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Posted on July 4, 2012
Telefonica SA (TEF), the former Spanish phone monopoly reeling from plummeting sales at home, is plotting to claw back control from Google Inc. (GOOG) in Latin America.
Telefonica, luring first-time smartphone buyers in Brazil, is designing a handset software system that is freely available to network operators and manufacturers, similar to Google’s Android, the world’s biggest platform. For network carriers, it’s a chance to have a say over what consumers see, use and buy via their smartphones, lost to Google and Apple Inc. (AAPL) when such handsets became must-have devices.
Telefonica has teamed up with Mozilla Corp., the company whose Firefox program challenged the dominance of Microsoft Corp. (MSFT)’s Web browser. This week, six additional companies, including Germany’s Deutsche Telekom AG (DTE) and Sprint Nextel Corp. (S), said they will use the platform in other countries, such as Poland. While Android is free, operators currently must accept that the biggest search engine controls the software code and makes advertising money from pushing users to take its mapping, e-mail and search services.
“We don’t like the fact that one part of the value chain of our business is tightly controlled,” Carlos Domingo, director of product development at Telefonica’s digital unit, said in an interview. “In the case of the emerging countries it’s worse, because it becomes a monopoly by Google.”
By having access to the software and hardware from the beginning, Telefonica will be able to tailor additional services for users in fast-growing emerging markets in Latin America where many subscribers are buying their first smartphone. Every second U.S. consumer and 37 percent of western Europeans already own a smartphone.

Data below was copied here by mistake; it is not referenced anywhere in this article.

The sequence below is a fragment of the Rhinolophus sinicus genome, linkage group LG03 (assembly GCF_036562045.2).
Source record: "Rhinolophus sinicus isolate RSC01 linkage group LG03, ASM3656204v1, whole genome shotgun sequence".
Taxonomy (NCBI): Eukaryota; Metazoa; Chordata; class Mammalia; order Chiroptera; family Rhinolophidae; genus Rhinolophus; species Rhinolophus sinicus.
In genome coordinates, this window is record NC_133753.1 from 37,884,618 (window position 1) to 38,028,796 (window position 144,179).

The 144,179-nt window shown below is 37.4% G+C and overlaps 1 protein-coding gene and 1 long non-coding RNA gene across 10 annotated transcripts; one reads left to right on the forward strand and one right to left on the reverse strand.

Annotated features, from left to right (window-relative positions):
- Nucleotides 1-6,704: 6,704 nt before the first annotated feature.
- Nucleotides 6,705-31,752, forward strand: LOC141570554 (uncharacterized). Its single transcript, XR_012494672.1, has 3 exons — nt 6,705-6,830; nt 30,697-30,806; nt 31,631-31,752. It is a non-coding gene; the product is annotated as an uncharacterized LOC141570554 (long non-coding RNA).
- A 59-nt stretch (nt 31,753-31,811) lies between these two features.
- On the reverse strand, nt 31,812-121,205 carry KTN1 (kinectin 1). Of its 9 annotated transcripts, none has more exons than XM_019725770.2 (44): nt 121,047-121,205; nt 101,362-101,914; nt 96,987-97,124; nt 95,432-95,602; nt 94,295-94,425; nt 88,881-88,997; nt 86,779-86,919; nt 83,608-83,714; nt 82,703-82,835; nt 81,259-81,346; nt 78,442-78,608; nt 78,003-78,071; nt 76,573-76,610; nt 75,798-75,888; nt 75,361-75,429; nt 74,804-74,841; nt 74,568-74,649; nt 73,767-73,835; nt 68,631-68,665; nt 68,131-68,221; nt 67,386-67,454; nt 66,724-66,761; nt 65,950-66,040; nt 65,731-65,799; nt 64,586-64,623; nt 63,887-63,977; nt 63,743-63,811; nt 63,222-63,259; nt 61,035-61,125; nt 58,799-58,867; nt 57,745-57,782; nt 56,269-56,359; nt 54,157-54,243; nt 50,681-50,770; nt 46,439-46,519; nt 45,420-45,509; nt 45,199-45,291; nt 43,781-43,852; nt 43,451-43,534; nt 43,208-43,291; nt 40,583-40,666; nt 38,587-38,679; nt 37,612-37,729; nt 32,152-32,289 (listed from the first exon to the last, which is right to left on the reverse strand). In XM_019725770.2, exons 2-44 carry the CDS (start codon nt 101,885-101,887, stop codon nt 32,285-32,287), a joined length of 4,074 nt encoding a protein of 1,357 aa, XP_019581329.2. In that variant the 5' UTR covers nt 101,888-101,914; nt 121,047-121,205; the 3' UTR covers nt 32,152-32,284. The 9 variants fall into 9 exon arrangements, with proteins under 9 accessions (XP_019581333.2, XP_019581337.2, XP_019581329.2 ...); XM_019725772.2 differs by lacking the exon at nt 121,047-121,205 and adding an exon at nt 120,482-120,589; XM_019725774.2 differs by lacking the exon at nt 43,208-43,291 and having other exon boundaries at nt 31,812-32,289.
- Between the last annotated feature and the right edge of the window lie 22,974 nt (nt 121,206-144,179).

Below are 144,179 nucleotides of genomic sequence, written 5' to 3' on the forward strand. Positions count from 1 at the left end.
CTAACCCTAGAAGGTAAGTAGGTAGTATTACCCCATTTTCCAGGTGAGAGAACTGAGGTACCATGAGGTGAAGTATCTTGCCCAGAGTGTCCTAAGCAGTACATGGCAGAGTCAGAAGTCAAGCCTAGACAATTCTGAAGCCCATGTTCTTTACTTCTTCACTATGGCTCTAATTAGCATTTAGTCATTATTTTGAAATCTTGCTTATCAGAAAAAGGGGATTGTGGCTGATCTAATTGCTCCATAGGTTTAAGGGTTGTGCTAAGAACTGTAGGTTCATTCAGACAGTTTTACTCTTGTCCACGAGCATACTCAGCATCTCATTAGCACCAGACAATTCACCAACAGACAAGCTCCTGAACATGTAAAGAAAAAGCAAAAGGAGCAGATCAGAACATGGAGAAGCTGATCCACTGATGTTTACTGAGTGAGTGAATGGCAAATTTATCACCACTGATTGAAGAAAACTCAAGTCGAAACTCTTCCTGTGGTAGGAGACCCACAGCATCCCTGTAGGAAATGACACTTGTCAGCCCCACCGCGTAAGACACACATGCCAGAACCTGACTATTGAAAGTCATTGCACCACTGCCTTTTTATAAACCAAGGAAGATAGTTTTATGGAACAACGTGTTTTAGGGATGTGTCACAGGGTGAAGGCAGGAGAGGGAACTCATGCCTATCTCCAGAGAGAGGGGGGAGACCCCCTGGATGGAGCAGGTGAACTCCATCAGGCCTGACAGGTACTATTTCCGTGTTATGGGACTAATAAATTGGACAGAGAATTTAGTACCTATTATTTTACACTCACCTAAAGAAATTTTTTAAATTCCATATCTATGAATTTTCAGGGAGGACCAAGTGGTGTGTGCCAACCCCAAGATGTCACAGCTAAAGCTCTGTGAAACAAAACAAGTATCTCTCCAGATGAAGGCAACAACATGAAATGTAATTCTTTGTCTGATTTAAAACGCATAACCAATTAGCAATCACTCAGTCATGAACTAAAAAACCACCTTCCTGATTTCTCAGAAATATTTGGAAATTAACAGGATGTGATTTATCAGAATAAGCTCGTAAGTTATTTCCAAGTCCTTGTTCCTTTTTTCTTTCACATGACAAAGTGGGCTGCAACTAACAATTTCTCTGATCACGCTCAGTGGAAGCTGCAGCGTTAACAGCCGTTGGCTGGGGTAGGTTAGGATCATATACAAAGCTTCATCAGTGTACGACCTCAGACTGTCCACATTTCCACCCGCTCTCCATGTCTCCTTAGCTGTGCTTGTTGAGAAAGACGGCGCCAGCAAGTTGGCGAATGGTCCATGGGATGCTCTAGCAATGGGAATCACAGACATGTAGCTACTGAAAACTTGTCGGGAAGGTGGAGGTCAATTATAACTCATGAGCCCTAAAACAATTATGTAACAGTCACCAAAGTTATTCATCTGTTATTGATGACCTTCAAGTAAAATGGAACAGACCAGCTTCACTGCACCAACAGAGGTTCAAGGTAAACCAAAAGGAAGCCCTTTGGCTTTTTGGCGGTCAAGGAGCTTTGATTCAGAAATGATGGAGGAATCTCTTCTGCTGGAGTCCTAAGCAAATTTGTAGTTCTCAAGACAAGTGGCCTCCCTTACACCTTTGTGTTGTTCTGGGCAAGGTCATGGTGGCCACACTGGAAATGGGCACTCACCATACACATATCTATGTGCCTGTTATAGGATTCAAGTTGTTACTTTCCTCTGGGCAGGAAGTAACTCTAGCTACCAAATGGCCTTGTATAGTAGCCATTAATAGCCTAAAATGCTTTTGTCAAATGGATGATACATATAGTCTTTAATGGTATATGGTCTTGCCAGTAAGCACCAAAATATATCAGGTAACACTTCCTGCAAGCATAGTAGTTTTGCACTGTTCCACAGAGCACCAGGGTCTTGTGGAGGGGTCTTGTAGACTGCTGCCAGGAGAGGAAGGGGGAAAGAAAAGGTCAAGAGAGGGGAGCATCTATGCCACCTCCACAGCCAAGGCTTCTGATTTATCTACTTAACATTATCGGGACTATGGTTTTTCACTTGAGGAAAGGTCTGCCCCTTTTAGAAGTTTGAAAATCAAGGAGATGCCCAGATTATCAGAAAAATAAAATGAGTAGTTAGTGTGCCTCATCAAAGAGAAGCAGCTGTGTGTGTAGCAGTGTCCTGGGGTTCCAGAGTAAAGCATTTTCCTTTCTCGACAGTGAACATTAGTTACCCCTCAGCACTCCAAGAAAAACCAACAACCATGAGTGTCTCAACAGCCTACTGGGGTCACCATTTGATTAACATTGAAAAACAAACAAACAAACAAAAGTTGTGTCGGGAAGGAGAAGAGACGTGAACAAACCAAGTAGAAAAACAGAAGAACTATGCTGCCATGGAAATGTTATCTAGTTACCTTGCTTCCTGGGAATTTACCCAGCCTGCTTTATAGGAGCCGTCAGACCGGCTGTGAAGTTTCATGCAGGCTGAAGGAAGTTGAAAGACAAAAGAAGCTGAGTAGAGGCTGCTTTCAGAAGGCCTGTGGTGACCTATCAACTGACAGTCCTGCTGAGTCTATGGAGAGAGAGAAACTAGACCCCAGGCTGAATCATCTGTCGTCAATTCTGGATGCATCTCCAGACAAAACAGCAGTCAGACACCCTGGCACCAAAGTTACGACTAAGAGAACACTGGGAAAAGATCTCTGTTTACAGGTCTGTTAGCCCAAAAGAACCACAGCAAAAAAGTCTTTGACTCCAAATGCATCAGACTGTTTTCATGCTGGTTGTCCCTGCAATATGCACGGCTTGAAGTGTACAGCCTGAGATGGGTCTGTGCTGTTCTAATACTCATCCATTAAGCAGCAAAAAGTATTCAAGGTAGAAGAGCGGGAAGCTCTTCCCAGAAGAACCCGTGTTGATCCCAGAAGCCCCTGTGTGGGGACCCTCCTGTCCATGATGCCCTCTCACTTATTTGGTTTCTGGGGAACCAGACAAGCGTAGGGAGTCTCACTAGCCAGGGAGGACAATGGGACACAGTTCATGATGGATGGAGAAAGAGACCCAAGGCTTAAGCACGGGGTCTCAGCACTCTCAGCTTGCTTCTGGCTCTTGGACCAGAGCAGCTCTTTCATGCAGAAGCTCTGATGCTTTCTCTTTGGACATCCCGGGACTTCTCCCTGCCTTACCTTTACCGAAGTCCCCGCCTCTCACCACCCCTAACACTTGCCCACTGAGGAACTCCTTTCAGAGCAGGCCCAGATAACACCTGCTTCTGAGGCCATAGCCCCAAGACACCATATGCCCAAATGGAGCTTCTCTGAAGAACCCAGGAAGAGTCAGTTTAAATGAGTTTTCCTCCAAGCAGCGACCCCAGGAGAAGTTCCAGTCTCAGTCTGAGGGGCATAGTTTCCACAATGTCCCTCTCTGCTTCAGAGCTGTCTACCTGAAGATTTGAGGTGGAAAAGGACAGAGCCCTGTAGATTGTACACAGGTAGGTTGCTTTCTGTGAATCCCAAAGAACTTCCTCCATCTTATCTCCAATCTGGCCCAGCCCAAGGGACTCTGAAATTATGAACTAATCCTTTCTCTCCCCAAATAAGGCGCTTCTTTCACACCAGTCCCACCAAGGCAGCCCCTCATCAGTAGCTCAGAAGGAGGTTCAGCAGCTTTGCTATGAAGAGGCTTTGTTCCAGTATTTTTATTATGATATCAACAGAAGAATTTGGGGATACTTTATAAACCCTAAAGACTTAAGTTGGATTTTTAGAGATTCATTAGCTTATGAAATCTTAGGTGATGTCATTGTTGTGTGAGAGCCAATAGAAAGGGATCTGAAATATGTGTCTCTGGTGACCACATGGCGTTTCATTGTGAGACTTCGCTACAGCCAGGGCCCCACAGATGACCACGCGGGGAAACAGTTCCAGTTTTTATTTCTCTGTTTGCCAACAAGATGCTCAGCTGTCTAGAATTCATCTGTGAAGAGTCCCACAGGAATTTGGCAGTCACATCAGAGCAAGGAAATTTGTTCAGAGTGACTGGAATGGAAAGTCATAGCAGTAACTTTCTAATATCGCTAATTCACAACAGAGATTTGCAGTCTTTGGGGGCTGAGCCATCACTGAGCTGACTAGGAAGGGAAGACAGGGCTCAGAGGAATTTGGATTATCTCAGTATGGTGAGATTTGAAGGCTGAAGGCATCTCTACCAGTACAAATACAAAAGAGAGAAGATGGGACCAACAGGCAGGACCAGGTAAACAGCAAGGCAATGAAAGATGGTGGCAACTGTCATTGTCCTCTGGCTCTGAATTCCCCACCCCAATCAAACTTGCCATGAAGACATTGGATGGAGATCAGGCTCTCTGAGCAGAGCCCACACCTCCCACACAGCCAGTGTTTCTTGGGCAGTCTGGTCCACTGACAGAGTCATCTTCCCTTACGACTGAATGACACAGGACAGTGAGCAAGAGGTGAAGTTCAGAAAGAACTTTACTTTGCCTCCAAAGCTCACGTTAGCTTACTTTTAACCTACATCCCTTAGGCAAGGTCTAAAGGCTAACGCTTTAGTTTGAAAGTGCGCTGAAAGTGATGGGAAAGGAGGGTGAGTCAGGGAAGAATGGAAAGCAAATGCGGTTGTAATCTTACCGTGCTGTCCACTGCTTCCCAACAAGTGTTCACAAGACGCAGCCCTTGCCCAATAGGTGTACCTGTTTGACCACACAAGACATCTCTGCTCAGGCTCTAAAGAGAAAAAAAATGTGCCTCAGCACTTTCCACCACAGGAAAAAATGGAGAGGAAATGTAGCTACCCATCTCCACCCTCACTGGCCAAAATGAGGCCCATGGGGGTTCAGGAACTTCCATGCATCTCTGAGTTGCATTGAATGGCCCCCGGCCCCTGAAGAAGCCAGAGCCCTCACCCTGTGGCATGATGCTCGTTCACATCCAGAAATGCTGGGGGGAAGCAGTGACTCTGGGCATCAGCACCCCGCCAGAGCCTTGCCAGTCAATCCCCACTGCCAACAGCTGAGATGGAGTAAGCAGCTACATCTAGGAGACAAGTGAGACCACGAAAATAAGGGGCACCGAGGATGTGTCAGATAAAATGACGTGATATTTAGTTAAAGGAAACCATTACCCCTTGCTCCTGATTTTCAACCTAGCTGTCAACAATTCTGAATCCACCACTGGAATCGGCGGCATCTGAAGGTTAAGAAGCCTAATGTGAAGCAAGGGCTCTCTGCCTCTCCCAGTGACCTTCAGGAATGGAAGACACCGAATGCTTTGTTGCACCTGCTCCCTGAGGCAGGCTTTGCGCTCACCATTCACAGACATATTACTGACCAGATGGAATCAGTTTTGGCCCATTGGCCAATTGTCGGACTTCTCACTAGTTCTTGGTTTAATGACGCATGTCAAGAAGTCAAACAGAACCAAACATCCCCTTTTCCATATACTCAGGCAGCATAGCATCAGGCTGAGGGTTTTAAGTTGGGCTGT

Telefonica, Spain’s biggest phone company, will bring the first Firefox handset to Brazil as smartphone growth in South and Central America is soaring, with annual shipments climbing to 160 million devices by the end of 2015 from 31.2 million in 2011, according to estimates from Ovum, a London-based telecommunications industry research firm.
While Google has a head start, Telefonica is racing to compete, targeting “double-digit market” share for its low- priced Android challenger in Brazil by the end of 2015, Domingo said.
The deadline has already slipped. With its first phone initially due at the end of this year, the operators said before Telefonica’s investor conference in London today that the first handsets built by Chinese manufacturers ZTE Corp. (763) and TCL Communication Technology Holdings Ltd. (2618) will now be offered from early 2013.
To persuade Latin American consumers to upgrade to smartphones, and not take an Android device, the devices will need to be priced at about $100, Domingo said.
Deutsche Telekom is in talks to offer the handsets in its eastern European markets, Thomas Kiessling, the company’s chief innovation officer, said in an interview, adding that the phones would cost about 80 euros ($100) to 100 euros.